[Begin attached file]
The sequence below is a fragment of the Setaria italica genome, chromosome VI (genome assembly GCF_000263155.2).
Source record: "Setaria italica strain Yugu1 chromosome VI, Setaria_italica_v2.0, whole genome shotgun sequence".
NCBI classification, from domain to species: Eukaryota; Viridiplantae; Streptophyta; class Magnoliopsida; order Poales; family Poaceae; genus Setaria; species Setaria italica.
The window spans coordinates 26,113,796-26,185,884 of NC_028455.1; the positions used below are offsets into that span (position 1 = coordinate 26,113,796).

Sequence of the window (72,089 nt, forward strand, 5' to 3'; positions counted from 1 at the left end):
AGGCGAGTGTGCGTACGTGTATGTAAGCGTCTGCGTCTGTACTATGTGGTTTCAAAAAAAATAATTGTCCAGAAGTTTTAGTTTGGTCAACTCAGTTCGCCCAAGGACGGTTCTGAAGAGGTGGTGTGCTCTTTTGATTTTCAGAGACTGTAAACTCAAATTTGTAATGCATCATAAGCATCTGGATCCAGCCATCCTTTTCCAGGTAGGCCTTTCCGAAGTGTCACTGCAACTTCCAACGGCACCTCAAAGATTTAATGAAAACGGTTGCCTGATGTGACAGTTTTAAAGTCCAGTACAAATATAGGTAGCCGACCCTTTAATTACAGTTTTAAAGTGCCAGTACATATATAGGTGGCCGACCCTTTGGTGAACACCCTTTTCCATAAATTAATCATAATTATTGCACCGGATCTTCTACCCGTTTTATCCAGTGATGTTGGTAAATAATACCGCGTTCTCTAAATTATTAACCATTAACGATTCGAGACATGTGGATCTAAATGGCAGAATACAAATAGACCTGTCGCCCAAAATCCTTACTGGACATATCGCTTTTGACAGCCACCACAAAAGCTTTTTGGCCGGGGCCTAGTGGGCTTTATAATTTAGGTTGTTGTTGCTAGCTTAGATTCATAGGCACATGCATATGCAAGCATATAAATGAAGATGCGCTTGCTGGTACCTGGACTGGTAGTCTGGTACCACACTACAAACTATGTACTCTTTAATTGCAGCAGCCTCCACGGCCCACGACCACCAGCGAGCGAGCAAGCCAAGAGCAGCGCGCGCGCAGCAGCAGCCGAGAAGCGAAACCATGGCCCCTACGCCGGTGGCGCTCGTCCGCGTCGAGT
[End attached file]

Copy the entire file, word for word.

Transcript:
The sequence below is a fragment of the Setaria italica genome, chromosome VI (genome assembly GCF_000263155.2).
Source record: "Setaria italica strain Yugu1 chromosome VI, Setaria_italica_v2.0, whole genome shotgun sequence".
NCBI classification, from domain to species: Eukaryota; Viridiplantae; Streptophyta; class Magnoliopsida; order Poales; family Poaceae; genus Setaria; species Setaria italica.
The window spans coordinates 26,113,796-26,185,884 of NC_028455.1; the positions used below are offsets into that span (position 1 = coordinate 26,113,796).

Sequence of the window (72,089 nt, forward strand, 5' to 3'; positions counted from 1 at the left end):
AGGCGAGTGTGCGTACGTGTATGTAAGCGTCTGCGTCTGTACTATGTGGTTTCAAAAAAAATAATTGTCCAGAAGTTTTAGTTTGGTCAACTCAGTTCGCCCAAGGACGGTTCTGAAGAGGTGGTGTGCTCTTTTGATTTTCAGAGACTGTAAACTCAAATTTGTAATGCATCATAAGCATCTGGATCCAGCCATCCTTTTCCAGGTAGGCCTTTCCGAAGTGTCACTGCAACTTCCAACGGCACCTCAAAGATTTAATGAAAACGGTTGCCTGATGTGACAGTTTTAAAGTCCAGTACAAATATAGGTAGCCGACCCTTTAATTACAGTTTTAAAGTGCCAGTACATATATAGGTGGCCGACCCTTTGGTGAACACCCTTTTCCATAAATTAATCATAATTATTGCACCGGATCTTCTACCCGTTTTATCCAGTGATGTTGGTAAATAATACCGCGTTCTCTAAATTATTAACCATTAACGATTCGAGACATGTGGATCTAAATGGCAGAATACAAATAGACCTGTCGCCCAAAATCCTTACTGGACATATCGCTTTTGACAGCCACCACAAAAGCTTTTTGGCCGGGGCCTAGTGGGCTTTATAATTTAGGTTGTTGTTGCTAGCTTAGATTCATAGGCACATGCATATGCAAGCATATAAATGAAGATGCGCTTGCTGGTACCTGGACTGGTAGTCTGGTACCACACTACAAACTATGTACTCTTTAATTGCAGCAGCCTCCACGGCCCACGACCACCAGCGAGCGAGCAAGCCAAGAGCAGCGCGCGCGCAGCAGCAGCCGAGAAGCGAAACCATGGCCCCTACGCCGGTGGCGCTCGTCCGCGTCGAGT